I jogged through the transition area, no idea what my split was, I put my bike gear on which had gotten poured on with rain the night before and my bike gear bag was a quarter full of water. This would mean that all of my home made rice bars (a take off on Alan Lim’s rice bars) were now soaked and real soft and squishy. I retrieved my bike and set off on my way with the expectation of taking it easy until about mile 80.

At the start of the bike I was crushing 21 mph and had to keep reminding myself to slow down and take it easy. The thing was, it felt so easy and I just couldn’t seem to go slower. At about 30 minutes I realized that I had not eaten or drank at the transition area as I had planned. I then tried to catch up on the plan by drinking and eating a little extra. This was the first time I got to eat one of my rice bars all day and it was disgusting. I don’t know if it was because they got left in the trunk of the car when I was doing race check in and the car was being unpacked, the rain, or sitting on the Great Lawn from 4 pm to 8:30 am, or a combination of them all. It tasted like sour bread dough and a hit of spoiled milk, my stomach was not happy. So I bailed on the bars. Luckily I had made a bottle of super concentrated Hammer Heed and Sustained energy that had about 1000 calories in it, and a super concentrated bottle of Heed which had about 500 calories. So these reserve bottles became my nutrition for the race as my dietary restrictions would not allow me to eat the food provided.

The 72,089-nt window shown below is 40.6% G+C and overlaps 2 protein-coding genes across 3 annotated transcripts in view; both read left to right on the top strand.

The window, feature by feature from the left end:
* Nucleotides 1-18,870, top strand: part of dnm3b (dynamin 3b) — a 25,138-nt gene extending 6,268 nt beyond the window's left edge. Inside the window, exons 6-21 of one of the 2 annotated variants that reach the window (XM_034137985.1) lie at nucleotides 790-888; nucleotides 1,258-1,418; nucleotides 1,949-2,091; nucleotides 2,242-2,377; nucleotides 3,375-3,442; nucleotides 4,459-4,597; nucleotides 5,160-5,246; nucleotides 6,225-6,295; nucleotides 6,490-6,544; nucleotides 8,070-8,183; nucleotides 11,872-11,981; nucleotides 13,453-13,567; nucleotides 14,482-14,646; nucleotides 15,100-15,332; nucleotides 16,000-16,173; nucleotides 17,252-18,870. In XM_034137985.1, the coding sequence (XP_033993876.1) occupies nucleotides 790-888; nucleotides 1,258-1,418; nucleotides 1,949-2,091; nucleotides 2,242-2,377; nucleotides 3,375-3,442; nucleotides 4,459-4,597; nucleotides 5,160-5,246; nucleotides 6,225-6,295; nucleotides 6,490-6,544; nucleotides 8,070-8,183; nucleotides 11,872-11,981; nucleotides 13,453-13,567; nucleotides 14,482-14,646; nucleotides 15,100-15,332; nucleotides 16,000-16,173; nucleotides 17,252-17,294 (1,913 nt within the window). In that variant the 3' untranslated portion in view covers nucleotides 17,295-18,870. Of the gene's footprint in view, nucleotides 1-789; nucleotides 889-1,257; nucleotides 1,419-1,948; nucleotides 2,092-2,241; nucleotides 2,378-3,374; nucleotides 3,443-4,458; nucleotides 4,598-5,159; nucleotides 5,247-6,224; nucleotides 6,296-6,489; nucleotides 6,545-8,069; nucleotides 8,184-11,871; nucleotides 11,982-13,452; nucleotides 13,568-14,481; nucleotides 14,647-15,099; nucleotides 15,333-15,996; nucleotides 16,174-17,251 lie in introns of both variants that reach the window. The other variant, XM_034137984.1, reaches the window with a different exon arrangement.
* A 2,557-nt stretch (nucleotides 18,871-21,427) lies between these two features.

I was churning out the miles and felt great doing it. I felt relaxed, calm and like I wasn’t even working, but I was still hitting the 20 mph range quite often. Around mile 75 the sun came out and the temperature spiked from 80 to 96 and high humidity. I don’t do well with heat and the New York summer had been a great one for training being a cool 75 for most of the time. At mile 90 I hit a wall, my hands started cramping, my back locked up and I lost all energy. I thought it was hydration so I started drinking more of the heed and water at which point I realized I had lost track of how many bottles of water I had drank throughout the day. 

At this point I had one goal, get to the transition area.

When I got there my hamstrings were cramping and when I tried to put my running shoes on my back, hands, quads, hips, hamstrings and calves started to lock up. After a few minutes I was able to get out of the changing tent and got maced with sun screen, so now I was cramping and blind. When I left the transition area I was at 7 hours. I had completed the bike in about 5:46:00, a whole lot faster than I had planned.